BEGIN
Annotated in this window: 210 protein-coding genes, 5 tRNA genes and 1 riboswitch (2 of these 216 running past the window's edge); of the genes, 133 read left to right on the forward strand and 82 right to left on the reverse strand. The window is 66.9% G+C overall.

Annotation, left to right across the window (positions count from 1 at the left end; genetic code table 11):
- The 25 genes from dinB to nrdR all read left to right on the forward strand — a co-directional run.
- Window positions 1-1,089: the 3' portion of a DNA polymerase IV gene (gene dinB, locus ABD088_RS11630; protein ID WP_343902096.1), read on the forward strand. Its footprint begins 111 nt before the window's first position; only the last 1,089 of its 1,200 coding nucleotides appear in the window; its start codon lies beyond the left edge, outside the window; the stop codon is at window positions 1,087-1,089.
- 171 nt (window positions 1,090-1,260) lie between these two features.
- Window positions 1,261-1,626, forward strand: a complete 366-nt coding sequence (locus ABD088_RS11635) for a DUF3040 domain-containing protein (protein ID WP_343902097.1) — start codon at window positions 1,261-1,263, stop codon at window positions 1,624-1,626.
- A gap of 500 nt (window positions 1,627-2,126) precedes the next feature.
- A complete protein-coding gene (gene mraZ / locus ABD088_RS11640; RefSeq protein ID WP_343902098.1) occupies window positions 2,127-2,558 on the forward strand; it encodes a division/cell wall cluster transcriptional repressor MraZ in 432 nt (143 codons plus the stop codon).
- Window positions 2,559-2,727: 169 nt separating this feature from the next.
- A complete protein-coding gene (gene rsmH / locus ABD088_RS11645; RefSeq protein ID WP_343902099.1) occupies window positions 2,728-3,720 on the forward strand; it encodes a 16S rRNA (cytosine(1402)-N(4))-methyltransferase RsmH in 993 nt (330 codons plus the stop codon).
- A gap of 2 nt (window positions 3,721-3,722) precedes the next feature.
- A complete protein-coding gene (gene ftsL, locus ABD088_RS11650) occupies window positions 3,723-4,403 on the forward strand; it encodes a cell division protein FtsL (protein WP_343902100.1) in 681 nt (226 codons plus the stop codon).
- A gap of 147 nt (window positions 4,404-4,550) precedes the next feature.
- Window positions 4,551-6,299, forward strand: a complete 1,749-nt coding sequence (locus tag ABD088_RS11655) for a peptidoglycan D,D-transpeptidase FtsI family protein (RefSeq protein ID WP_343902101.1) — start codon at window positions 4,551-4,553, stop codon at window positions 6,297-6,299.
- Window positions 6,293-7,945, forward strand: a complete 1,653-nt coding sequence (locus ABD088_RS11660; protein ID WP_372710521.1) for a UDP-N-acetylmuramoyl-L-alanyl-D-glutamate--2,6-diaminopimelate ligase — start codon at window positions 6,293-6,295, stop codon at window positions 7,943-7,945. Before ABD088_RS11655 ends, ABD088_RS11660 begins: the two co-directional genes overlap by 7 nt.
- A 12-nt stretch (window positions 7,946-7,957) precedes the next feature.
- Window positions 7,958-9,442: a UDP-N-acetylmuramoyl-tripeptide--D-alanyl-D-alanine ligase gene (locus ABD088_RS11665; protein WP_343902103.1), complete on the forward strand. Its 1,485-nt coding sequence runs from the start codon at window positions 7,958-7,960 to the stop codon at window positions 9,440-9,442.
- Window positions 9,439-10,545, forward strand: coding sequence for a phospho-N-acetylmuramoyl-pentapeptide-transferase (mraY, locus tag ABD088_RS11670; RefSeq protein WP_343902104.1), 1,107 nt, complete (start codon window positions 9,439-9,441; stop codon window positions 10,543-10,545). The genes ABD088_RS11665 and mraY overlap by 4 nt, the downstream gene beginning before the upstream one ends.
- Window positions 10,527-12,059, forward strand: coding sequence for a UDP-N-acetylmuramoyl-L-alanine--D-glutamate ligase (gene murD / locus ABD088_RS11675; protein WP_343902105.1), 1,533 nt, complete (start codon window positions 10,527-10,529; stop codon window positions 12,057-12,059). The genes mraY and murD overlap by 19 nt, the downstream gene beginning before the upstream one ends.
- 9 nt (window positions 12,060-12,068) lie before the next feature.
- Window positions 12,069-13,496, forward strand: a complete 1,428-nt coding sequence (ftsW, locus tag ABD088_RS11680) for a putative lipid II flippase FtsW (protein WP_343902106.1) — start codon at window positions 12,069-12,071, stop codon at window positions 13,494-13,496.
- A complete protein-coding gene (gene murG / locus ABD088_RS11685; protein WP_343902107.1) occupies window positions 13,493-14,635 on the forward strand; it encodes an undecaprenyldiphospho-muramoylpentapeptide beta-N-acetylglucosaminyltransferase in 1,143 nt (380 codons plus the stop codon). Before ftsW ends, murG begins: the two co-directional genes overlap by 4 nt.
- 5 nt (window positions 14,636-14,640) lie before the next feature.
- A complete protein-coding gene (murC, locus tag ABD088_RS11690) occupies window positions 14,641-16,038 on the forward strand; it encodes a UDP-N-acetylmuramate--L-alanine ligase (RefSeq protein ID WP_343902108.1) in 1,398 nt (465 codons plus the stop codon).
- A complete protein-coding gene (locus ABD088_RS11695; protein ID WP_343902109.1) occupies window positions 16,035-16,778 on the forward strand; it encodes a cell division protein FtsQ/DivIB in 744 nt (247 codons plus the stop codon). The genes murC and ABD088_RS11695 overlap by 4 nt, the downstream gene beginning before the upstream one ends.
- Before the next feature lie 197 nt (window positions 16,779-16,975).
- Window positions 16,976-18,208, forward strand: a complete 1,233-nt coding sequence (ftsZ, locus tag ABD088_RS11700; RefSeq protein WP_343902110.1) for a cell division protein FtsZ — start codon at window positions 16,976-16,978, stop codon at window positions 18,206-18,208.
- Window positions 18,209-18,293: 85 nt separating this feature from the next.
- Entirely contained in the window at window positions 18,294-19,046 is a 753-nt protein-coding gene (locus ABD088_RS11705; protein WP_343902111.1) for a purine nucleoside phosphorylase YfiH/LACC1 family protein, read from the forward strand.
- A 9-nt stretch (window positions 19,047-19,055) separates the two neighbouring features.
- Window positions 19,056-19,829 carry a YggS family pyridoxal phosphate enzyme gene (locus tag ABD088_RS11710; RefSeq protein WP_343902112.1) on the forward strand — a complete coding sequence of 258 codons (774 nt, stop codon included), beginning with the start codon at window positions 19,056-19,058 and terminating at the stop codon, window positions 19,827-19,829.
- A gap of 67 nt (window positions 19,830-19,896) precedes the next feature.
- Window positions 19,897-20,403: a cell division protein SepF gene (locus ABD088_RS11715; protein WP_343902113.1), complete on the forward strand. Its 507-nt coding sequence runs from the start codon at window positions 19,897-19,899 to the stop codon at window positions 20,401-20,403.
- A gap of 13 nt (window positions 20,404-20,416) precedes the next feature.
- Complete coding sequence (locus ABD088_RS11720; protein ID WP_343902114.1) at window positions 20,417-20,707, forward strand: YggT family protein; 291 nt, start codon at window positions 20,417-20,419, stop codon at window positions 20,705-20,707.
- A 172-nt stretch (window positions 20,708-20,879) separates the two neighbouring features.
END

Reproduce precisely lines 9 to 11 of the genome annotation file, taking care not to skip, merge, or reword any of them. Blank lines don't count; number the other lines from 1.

- Window positions 2,559-2,727: 169 nt separating this feature from the next.
- A complete protein-coding gene (gene rsmH / locus ABD088_RS11645; RefSeq protein ID WP_343902099.1) occupies window positions 2,728-3,720 on the forward strand; it encodes a 16S rRNA (cytosine(1402)-N(4))-methyltransferase RsmH in 993 nt (330 codons plus the stop codon).
- A gap of 2 nt (window positions 3,721-3,722) precedes the next feature.